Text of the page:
George J. Gordon and Michael E. Milakovich define public administration as:

“… all processes, organizations, and individuals (the latter acting in official positions and roles) associated with carrying out laws and other rules adopted or issued by legislatures, executives, and courts.”

And Melvin J. Dubnick and Barbara S. Romzek provide the following take on this branch of political science:

“The practice of public administration involves the dynamic reconciliation of various forces in government’s efforts to manage public policies and programs.”

Looking back on my public administration studies and my time as a practitioner, I can say that the above definitions capture the various facets of the discipline; that academics and practitioners do not vary much from these definitions when either studying the administration of public policy or carrying out public policy and managing institutional systems. The problem, however, with the study and practice of public administration in a market-oriented political economy is that the study of public administration rarely if ever addresses public administration’s impact on private capital, specifically, how management of public capital positively impacts returns to private capital.

In getting to his description of public versus private capital, Thomas Piketty first describes national capital “as the total market value of everything owned by the residents and government of a given country at a given point in time, provided it can be traded on some market.” National wealth includes land, dwellings, commercial inventory, other buildings, machinery, infrastructure, patents, bank accounts, mutual funds, stocks, bonds. Mr Piketty found that public capital or public wealth are assets and liabilities held by government and other social entities including towns and other social insurance agencies while private capital or wealth is made up of assets and liabilities held by individuals.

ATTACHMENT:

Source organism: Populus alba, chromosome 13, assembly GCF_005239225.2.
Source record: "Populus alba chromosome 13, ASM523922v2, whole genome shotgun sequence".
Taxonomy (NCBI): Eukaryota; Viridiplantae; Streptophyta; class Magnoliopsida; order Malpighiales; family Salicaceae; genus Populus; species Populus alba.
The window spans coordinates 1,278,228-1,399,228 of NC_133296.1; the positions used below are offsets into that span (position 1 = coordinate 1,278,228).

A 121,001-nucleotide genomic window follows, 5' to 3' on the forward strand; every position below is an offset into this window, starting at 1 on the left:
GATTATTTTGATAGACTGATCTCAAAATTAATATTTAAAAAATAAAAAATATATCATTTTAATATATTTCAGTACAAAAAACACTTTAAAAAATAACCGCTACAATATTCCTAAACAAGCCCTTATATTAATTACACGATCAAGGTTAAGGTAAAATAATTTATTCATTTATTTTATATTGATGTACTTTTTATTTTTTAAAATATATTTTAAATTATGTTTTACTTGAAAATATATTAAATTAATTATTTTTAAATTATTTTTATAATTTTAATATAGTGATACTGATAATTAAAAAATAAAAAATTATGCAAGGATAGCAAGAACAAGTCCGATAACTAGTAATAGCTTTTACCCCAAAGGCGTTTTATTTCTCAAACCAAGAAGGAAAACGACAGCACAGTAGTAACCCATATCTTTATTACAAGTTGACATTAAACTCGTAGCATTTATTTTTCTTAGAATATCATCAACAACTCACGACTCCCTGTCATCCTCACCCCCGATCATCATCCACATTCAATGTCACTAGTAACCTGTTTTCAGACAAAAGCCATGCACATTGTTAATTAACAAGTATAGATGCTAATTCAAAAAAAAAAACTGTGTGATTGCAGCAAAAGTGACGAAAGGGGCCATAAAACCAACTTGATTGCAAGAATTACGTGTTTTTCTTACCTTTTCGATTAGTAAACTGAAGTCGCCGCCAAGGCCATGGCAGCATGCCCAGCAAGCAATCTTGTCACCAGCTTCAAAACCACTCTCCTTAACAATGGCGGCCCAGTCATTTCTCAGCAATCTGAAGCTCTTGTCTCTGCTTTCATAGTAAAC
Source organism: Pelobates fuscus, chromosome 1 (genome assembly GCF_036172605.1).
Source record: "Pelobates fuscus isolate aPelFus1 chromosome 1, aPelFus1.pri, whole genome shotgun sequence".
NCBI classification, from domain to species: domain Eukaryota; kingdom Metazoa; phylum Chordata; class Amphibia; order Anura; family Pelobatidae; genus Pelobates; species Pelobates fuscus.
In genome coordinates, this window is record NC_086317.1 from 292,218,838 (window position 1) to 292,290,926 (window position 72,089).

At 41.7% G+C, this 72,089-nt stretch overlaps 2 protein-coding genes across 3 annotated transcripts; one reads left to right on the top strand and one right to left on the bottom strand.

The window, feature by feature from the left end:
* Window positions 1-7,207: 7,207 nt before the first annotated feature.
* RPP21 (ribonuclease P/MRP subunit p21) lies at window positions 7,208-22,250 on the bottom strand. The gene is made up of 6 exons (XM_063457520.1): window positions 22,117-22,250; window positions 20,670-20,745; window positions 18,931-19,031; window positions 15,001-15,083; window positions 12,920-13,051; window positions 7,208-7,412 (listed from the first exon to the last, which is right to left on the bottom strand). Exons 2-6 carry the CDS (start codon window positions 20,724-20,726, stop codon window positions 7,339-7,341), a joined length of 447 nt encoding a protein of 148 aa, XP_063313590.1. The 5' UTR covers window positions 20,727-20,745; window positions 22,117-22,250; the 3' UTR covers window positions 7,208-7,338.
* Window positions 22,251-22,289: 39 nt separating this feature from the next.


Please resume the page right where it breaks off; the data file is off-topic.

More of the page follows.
One question that public administration does not address is how best to deploy public capital to boost returns to private capital. While there is literature discussing how public sector spending can boost gross domestic product or even productivity, the study of public administration silos itself by discussing fiscal policy, infrastructure, and public goods, and leaving the discussion of private capital to the markets.

Why is this discussion necessary? Public sector spending needs discipline. How many of us have asked the federal government to provide a cost analysis of each tax dollar we spend and then provide some data on returns on that tax dollar? I wager none. But if public spending on the public goods that act as inputs for private sector production was done at low cost to the tax payer while providing a low cost input for the private sector, could public administration play a more meaningful role in the production of returns on private capital?

It is a question worth pursuing.